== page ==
Stereo VS Mono Recording of the Double Bass

Discussion in 'Amps, Mics & Pickups [DB]' started by rickwolff, Sep 2, 2020.

  1. rickwolff

    rickwolff The Accidental Impresario Supporting Member

    I long wondered why the X/Y mics on my Zoom Recorders seem to get such a Great sound when recording my double bass. The mics themselves can't be that 'high-end' since the whole recorder only costs about $400.

    It finally dawned on me that (DUH) I was comparing a STEREO recording (from the X/Y onboard mics) to a MONO recording of all the other mics I have used or tried.

    The Stereo recording feels more 'live', like your actually standing there listening to the bass. The Mono recording, even if the 'sound' or tone is very good, just feels kind of flat by comparison.

    I did some recordings in my studio today comparing several examples of Stereo VS Mono recording. It will take me a little while to get the recordings 'mixed' but as soon as I do I will post them here for y'all to compare.
  2. Wasnex


    Dec 25, 2011
    IMHO something you will probably want to consider is whether that stereo information will be useful in the context of a mix. I think the correct answer is, it depends ;).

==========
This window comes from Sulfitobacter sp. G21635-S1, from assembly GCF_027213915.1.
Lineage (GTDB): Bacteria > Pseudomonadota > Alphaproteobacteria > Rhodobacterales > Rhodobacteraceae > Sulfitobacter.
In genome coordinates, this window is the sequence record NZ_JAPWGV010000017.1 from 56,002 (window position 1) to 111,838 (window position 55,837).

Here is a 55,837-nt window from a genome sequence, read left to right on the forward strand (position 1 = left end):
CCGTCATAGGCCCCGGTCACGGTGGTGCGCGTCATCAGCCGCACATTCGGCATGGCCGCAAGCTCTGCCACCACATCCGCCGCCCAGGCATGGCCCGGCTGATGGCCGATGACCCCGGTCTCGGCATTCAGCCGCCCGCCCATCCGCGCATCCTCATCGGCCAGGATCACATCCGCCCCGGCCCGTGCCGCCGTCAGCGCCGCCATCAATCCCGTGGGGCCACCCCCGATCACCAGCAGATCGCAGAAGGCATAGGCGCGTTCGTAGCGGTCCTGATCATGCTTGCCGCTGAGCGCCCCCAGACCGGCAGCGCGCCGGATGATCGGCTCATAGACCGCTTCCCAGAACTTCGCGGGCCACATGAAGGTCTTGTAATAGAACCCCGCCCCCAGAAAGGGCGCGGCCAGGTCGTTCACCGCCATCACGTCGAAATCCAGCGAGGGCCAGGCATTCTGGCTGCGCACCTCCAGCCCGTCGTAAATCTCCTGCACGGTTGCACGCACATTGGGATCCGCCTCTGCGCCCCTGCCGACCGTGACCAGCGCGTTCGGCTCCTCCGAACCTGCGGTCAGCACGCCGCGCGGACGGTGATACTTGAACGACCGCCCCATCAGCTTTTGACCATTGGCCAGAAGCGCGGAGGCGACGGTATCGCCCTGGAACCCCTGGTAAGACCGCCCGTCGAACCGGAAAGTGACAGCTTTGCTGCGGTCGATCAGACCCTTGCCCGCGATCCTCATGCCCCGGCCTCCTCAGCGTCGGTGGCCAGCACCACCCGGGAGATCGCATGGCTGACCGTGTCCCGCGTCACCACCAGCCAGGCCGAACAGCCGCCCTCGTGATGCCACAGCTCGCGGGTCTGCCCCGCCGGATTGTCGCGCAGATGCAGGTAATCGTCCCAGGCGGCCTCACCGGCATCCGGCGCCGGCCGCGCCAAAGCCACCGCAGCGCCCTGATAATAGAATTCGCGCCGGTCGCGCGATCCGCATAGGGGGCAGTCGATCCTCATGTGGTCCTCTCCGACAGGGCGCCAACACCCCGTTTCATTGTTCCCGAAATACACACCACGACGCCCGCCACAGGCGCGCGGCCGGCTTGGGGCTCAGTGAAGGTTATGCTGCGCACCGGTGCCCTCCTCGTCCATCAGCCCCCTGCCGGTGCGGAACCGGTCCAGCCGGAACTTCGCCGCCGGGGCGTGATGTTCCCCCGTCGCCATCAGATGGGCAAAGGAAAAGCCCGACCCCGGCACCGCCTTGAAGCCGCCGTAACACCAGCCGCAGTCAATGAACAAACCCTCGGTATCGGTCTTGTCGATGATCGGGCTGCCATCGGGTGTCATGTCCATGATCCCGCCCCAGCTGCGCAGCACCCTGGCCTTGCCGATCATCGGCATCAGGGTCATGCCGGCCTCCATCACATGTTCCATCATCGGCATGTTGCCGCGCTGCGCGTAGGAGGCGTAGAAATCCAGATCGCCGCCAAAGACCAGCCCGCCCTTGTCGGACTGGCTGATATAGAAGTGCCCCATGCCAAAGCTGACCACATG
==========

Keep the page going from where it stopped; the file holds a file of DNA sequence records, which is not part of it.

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  3. rickwolff

    rickwolff The Accidental Impresario Supporting Member

    Good point. Next time I record with my trio (piano, bass, and vocal) I think I'll try using 2 mics on the bass and compare how that sounds with just using one or the other alone.
  4. rickwolff

    rickwolff The Accidental Impresario Supporting Member

    Well......I'm not sure I proved anything or not.

    I'll just put the clips here and see what anyone thinks.

    Perhaps the main takeaway is this: Leave a 'Gear-Junkie' alone with too much time on his hands and he'll find a way to self-destruct.

    I also think the 'sound-stage' is bigger sounding in the stereo recordings, but it may be subtle, and more importantly I'm straying into the rabbit hole that belongs to recording engineers. Perhaps I should stay on my own side of the fence.

    One other observation: The Xlson Chuck Israels Mic does seem to add some richness (or phatness) to the lower register that the other mics don't capture. Perhaps that at least partly due to the fact that the 'Chuck is sitting a 1/2 inch above the table and the other mics are 18 inches to 2 feet away.